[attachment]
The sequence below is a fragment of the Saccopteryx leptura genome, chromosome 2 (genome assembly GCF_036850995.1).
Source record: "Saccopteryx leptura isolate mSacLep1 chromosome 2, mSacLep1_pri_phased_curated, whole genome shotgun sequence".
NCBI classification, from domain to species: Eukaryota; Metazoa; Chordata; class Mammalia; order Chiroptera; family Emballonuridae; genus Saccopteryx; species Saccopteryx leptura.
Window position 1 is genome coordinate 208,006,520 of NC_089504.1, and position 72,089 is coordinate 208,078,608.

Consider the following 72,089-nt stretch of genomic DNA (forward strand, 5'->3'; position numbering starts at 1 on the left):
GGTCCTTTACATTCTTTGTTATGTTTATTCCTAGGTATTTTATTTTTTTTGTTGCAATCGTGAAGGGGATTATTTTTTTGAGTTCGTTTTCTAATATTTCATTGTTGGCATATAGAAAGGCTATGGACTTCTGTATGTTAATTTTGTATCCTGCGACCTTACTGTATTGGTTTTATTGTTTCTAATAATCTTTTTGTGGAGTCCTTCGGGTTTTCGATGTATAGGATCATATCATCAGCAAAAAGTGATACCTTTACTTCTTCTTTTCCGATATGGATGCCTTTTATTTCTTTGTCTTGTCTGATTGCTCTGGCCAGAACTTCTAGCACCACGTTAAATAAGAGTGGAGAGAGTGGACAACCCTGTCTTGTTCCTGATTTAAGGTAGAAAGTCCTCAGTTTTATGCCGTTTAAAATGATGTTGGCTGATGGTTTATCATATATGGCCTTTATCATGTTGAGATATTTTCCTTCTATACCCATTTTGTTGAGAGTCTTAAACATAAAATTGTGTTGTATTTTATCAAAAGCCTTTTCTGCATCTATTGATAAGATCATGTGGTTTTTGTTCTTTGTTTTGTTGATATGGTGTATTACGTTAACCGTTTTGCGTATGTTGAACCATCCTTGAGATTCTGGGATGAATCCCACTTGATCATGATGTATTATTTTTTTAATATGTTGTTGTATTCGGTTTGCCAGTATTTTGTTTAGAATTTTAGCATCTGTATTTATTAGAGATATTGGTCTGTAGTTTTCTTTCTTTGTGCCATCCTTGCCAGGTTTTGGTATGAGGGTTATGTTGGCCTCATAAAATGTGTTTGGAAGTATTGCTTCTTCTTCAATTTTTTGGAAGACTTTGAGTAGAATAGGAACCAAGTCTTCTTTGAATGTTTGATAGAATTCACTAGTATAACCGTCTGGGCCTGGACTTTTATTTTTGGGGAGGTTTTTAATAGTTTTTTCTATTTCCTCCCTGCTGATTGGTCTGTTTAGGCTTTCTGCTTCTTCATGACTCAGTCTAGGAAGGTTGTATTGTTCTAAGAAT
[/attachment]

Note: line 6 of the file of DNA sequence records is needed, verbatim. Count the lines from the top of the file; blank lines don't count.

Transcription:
GGTCCTTTACATTCTTTGTTATGTTTATTCCTAGGTATTTTATTTTTTTTGTTGCAATCGTGAAGGGGATTATTTTTTTGAGTTCGTTTTCTAATATTTCATTGTTGGCATATAGAAAGGCTATGGACTTCTGTATGTTAATTTTGTATCCTGCGACCTTACTGTATTGGTTTTATTGTTTCTAATAATCTTTTTGTGGAGTCCTTCGGGTTTTCGATGTATAGGATCATATCATCAGCAAAAAGTGATACCTTTACTTCTTCTTTTCCGATATGGATGCCTTTTATTTCTTTGTCTTGTCTGATTGCTCTGGCCAGAACTTCTAGCACCACGTTAAATAAGAGTGGAGAGAGTGGACAACCCTGTCTTGTTCCTGATTTAAGGTAGAAAGTCCTCAGTTTTATGCCGTTTAAAATGATGTTGGCTGATGGTTTATCATATATGGCCTTTATCATGTTGAGATATTTTCCTTCTATACCCATTTTGTTGAGAGTCTTAAACATAAAATTGTGTTGTATTTTATCAAAAGCCTTTTCTGCATCTATTGATAAGATCATGTGGTTTTTGTTCTTTGTTTTGTTGATATGGTGTATTACGTTAACCGTTTTGCGTATGTTGAACCATCCTTGAGATTCTGGGATGAATCCCACTTGATCATGATGTATTATTTTTTTAATATGTTGTTGTATTCGGTTTGCCAGTATTTTGTTTAGAATTTTAGCATCTGTATTTATTAGAGATATTGGTCTGTAGTTTTCTTTCTTTGTGCCATCCTTGCCAGGTTTTGGTATGAGGGTTATGTTGGCCTCATAAAATGTGTTTGGAAGTATTGCTTCTTCTTCAATTTTTTGGAAGACTTTGAGTAGAATAGGAACCAAGTCTTCTTTGAATGTTTGATAGAATTCACTAGTATAACCGTCTGGGCCTGGACTTTTATTTTTGGGGAGGTTTTTAATAGTTTTTTCTATTTCCTCCCTGCTGATTGGTCTGTTTAGGCTTTCTGCTTCTTCATGACTCAGTCTAGGAAGGTTGTATTGTTCTAAGAAT